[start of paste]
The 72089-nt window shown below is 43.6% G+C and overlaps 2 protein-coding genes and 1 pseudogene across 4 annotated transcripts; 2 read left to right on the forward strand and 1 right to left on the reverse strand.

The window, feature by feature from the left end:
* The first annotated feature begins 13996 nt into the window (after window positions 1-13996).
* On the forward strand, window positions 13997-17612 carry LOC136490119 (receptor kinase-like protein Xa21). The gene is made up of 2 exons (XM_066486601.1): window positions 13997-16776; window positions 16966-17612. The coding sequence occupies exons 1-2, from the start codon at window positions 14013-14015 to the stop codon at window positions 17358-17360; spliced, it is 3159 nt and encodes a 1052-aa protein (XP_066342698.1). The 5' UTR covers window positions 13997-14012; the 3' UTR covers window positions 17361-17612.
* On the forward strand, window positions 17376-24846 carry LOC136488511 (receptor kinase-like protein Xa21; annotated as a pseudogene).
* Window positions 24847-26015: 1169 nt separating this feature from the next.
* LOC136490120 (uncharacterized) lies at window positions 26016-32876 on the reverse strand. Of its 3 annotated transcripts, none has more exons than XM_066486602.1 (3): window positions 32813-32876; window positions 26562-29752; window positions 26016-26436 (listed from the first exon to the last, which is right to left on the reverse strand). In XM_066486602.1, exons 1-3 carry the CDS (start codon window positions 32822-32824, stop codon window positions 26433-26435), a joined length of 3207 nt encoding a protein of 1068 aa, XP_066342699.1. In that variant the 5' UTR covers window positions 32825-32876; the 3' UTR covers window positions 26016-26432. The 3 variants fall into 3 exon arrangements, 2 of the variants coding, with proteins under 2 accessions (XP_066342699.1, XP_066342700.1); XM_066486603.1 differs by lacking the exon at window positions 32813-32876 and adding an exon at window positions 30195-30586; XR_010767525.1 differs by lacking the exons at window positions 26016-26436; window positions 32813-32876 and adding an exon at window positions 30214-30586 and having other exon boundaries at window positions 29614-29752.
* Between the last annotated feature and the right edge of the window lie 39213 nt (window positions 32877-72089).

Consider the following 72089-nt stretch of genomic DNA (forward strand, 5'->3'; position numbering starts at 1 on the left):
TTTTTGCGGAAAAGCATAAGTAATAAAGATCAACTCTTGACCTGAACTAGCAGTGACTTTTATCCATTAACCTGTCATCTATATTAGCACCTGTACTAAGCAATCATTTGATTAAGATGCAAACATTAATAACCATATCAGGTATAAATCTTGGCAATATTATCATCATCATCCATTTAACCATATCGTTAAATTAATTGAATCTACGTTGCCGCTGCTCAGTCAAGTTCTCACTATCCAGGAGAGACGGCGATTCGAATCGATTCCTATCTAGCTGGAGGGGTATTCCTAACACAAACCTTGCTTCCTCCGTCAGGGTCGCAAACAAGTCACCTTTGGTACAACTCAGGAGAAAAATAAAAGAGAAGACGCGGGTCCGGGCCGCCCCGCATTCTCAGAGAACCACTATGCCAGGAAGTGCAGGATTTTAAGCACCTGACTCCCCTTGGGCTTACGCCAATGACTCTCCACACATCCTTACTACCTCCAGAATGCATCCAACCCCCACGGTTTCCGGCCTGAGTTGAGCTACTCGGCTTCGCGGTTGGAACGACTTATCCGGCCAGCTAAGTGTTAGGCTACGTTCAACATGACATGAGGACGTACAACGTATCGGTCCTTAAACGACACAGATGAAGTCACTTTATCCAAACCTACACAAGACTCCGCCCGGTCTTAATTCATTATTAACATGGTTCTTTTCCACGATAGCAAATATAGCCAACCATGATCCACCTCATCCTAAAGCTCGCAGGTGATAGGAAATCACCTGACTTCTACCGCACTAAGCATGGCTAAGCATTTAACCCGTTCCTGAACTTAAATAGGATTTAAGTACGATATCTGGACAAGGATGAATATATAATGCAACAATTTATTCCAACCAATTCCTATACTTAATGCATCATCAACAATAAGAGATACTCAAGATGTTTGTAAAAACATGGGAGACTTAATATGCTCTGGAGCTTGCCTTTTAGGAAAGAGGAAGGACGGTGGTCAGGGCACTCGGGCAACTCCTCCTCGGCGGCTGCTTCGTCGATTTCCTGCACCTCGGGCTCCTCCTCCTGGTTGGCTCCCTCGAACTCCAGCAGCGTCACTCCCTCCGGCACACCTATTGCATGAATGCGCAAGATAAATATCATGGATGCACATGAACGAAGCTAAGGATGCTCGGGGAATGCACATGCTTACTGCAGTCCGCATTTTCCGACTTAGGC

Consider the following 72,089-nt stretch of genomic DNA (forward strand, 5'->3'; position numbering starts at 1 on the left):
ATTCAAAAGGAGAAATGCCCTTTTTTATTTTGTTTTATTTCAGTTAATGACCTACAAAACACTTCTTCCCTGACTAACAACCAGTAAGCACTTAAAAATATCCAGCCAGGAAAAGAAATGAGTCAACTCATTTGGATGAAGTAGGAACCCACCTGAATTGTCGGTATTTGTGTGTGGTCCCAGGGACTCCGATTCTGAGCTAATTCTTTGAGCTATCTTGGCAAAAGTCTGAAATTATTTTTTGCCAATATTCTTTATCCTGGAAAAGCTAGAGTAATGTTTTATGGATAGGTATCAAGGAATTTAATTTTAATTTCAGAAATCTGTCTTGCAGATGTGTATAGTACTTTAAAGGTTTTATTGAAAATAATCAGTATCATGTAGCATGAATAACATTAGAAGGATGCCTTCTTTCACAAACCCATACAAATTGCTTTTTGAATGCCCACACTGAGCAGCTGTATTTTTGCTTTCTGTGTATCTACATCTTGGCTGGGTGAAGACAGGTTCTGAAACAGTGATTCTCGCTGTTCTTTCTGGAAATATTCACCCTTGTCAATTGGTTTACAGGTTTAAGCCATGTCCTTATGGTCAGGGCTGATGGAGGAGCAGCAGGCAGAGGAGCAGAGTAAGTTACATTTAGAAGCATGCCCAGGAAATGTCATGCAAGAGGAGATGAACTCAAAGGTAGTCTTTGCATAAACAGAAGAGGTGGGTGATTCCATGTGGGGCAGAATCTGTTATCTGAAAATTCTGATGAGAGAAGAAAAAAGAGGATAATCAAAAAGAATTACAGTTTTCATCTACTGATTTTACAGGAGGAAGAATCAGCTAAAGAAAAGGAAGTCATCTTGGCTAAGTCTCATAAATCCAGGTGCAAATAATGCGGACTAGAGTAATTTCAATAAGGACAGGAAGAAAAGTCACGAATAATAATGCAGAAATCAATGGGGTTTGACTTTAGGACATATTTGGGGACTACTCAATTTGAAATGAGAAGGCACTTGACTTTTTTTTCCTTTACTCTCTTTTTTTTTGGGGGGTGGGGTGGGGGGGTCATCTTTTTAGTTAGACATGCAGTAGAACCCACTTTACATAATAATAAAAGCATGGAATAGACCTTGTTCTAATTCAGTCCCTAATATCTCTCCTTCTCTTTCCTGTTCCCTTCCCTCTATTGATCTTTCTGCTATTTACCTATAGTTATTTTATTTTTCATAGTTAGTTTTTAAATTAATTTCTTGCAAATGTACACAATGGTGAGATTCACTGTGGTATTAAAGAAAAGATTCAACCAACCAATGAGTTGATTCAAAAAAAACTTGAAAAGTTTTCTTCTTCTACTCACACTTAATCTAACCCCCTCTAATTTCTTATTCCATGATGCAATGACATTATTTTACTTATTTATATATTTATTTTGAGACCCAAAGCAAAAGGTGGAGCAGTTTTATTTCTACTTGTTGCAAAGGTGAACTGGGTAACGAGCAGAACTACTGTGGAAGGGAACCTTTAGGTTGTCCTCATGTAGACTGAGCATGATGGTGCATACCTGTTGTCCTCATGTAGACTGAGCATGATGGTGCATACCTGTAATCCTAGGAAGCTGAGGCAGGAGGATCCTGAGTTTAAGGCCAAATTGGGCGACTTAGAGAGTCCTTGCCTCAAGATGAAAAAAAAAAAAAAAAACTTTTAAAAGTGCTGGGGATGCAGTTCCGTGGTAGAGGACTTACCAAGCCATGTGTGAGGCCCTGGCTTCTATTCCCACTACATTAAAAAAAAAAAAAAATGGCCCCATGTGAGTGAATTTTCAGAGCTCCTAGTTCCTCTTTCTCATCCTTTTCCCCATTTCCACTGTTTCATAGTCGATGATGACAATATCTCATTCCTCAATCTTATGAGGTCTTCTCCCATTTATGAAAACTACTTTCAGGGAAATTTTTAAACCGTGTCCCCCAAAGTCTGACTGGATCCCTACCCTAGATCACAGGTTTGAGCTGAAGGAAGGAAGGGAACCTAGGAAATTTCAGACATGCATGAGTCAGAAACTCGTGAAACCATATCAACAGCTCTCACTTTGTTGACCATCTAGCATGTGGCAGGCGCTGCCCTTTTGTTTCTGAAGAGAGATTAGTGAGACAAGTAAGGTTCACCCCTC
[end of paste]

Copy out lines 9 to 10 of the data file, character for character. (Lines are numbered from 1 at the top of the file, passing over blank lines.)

Consider the following 72089-nt stretch of genomic DNA (forward strand, 5'->3'; position numbering starts at 1 on the left):
TTTTTGCGGAAAAGCATAAGTAATAAAGATCAACTCTTGACCTGAACTAGCAGTGACTTTTATCCATTAACCTGTCATCTATATTAGCACCTGTACTAAGCAATCATTTGATTAAGATGCAAACATTAATAACCATATCAGGTATAAATCTTGGCAATATTATCATCATCATCCATTTAACCATATCGTTAAATTAATTGAATCTACGTTGCCGCTGCTCAGTCAAGTTCTCACTATCCAGGAGAGACGGCGATTCGAATCGATTCCTATCTAGCTGGAGGGGTATTCCTAACACAAACCTTGCTTCCTCCGTCAGGGTCGCAAACAAGTCACCTTTGGTACAACTCAGGAGAAAAATAAAAGAGAAGACGCGGGTCCGGGCCGCCCCGCATTCTCAGAGAACCACTATGCCAGGAAGTGCAGGATTTTAAGCACCTGACTCCCCTTGGGCTTACGCCAATGACTCTCCACACATCCTTACTACCTCCAGAATGCATCCAACCCCCACGGTTTCCGGCCTGAGTTGAGCTACTCGGCTTCGCGGTTGGAACGACTTATCCGGCCAGCTAAGTGTTAGGCTACGTTCAACATGACATGAGGACGTACAACGTATCGGTCCTTAAACGACACAGATGAAGTCACTTTATCCAAACCTACACAAGACTCCGCCCGGTCTTAATTCATTATTAACATGGTTCTTTTCCACGATAGCAAATATAGCCAACCATGATCCACCTCATCCTAAAGCTCGCAGGTGATAGGAAATCACCTGACTTCTACCGCACTAAGCATGGCTAAGCATTTAACCCGTTCCTGAACTTAAATAGGATTTAAGTACGATATCTGGACAAGGATGAATATATAATGCAACAATTTATTCCAACCAATTCCTATACTTAATGCATCATCAACAATAAGAGATACTCAAGATGTTTGTAAAAACATGGGAGACTTAATATGCTCTGGAGCTTGCCTTTTAGGAAAGAGGAAGGACGGTGGTCAGGGCACTCGGGCAACTCCTCCTCGGCGGCTGCTTCGTCGATTTCCTGCACCTCGGGCTCCTCCTCCTGGTTGGCTCCCTCGAACTCCAGCAGCGTCACTCCCTCCGGCACACCTATTGCATGAATGCGCAAGATAAATATCATGGATGCACATGAACGAAGCTAAGGATGCTCGGGGAATGCACATGCTTACTGCAGTCCGCATTTTCCGACTTAGGC